While some may believe that big happiness comes from a big dollar sign, a new study suggests otherwise. The study, published in Health Economics, Policy, and Law, suggests that psychological therapy could be tremendously more cost effective at making people happy than winning the lottery or getting a pay raise.
In the study, British psychologists Christopher Boyce and Alex Wood analyzed information provided by thousands of people about their psychological well-being. Boyce and Wood also examined a wide range of studies calculating the monetary costs or benefits of large life events like getting married or losing one's health. Through this analysis, they found that a happiness boost does occur after an individual wins a medium sized lottery, but they determined that this is nothing compared with the boost that occurs through psychological therapy. In fact, they found that therapy could be as much as 32 times more cost effective than financial compensation: to equal the happiness boost that comes from a course of therapy costing $1,329, you'd need a pay raise of more than $41,542.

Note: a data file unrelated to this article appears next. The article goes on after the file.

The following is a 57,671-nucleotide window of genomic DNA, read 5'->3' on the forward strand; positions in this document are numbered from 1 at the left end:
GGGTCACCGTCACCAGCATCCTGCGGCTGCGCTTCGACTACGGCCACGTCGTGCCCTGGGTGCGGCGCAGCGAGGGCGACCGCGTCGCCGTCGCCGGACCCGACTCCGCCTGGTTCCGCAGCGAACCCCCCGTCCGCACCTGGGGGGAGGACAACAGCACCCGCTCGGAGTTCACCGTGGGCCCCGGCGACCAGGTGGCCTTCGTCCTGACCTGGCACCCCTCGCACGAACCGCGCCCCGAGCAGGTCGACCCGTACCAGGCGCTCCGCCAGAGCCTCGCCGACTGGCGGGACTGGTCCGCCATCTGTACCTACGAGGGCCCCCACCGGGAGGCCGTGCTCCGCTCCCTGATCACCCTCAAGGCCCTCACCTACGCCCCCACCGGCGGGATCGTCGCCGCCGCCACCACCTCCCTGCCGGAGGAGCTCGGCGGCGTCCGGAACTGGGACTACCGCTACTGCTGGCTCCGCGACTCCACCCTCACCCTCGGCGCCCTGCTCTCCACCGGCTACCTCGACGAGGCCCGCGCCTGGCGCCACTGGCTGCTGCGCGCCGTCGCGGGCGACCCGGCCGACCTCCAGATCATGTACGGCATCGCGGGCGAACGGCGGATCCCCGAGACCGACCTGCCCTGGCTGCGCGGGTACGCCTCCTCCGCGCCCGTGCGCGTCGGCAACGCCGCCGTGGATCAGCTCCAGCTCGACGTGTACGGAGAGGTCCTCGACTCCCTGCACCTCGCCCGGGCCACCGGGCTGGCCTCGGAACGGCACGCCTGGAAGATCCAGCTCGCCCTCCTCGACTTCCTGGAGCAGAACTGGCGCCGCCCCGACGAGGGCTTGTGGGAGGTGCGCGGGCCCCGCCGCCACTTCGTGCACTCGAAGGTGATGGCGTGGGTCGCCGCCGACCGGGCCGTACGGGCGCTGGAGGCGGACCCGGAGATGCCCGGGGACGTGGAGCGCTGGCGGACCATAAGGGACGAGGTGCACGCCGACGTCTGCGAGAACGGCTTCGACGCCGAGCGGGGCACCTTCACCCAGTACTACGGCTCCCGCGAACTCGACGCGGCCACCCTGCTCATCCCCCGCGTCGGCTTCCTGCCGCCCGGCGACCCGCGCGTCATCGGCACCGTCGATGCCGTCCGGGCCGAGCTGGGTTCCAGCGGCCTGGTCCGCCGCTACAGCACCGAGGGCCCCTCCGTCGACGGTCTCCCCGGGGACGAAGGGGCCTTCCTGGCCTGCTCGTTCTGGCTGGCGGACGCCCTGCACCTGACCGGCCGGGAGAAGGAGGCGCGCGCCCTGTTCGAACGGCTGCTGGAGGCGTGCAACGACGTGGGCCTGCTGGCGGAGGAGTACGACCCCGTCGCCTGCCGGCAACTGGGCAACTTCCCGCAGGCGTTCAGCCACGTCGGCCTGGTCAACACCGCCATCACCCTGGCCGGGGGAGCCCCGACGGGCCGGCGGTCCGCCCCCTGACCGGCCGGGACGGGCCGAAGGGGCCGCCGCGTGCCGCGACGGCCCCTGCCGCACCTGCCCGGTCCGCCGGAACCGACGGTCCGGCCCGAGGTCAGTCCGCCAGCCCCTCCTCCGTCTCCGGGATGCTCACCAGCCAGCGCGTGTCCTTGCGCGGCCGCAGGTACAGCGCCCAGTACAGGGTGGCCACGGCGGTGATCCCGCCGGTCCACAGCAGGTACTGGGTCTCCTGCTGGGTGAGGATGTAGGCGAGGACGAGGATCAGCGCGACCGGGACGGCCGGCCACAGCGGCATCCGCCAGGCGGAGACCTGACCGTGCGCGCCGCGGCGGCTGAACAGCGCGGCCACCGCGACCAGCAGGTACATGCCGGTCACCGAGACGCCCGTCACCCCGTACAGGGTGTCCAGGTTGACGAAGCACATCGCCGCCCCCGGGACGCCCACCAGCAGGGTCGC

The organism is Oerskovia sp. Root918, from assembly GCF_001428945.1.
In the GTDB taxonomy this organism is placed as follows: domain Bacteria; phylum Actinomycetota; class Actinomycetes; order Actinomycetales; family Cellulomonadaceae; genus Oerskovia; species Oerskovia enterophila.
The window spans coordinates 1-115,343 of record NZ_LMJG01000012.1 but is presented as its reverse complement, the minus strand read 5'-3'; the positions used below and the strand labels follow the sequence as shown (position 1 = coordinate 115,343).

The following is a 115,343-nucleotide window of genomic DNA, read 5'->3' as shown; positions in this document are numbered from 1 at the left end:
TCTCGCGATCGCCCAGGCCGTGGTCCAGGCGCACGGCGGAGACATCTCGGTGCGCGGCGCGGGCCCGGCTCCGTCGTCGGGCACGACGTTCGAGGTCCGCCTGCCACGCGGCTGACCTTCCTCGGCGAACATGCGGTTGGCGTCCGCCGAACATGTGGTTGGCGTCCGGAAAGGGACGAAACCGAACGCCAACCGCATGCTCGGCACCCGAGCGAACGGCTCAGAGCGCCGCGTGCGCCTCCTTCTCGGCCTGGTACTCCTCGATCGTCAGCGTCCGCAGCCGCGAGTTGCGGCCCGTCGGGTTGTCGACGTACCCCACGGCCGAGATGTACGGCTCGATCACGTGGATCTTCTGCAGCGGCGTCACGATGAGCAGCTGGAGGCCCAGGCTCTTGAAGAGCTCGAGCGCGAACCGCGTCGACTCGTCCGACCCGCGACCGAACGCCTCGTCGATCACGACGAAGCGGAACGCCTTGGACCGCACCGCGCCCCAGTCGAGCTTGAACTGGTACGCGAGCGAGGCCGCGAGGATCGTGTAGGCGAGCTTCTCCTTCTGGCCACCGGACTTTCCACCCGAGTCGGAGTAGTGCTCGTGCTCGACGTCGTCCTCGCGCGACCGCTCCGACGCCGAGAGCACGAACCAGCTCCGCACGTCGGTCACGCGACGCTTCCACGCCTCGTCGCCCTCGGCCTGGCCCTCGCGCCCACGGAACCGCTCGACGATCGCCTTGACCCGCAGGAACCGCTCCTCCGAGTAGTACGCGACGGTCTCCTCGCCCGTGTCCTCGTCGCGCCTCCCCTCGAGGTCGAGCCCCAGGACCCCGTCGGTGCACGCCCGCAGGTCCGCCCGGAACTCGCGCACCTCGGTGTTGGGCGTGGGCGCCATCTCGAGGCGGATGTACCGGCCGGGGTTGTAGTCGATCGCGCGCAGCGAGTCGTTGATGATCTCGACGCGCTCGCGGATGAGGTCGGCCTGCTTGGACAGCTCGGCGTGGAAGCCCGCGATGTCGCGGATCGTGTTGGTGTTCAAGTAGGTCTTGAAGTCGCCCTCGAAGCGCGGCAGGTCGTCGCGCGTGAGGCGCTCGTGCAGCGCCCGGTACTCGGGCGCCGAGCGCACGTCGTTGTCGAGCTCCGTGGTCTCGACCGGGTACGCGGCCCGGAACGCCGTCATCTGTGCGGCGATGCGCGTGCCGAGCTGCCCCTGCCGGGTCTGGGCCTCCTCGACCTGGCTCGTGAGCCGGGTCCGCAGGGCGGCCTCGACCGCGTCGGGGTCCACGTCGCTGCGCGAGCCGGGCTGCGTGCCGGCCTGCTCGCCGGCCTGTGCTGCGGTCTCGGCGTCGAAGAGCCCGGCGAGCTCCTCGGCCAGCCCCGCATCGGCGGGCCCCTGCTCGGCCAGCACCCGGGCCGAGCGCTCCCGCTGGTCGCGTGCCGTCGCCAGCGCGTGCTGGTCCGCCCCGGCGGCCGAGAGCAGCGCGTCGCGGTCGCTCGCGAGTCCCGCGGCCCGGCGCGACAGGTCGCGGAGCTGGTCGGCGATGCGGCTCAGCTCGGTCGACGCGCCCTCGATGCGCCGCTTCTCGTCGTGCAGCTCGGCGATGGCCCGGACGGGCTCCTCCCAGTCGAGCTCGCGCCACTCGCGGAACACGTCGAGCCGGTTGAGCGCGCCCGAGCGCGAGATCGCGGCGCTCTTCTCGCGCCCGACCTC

These findings have widespread implications, even beyond our personal calculations for how to maximize our happiness. For example, in courtrooms across the country, judges find themselves having to put a monetary price on the "pain and suffering" experienced by plaintiffs. This study shows that financial compensation is not the only, nor is it the most effective, way of restoring a person's mental health to what it was before an injustice occurred.
Boyce and Wood's results suggest that we might overestimate the importance of money for improving well being—that new high-paying job might not be the surest route to happiness. The authors note that for society at large, "mental health in its own right is something to be valued alongside economic progress. … It needs to be understood that aspiring to good mental health can often be more important than aspiring to high income for well-being."
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About The Author
Katie Goldsmith is a Greater Good editorial assistant.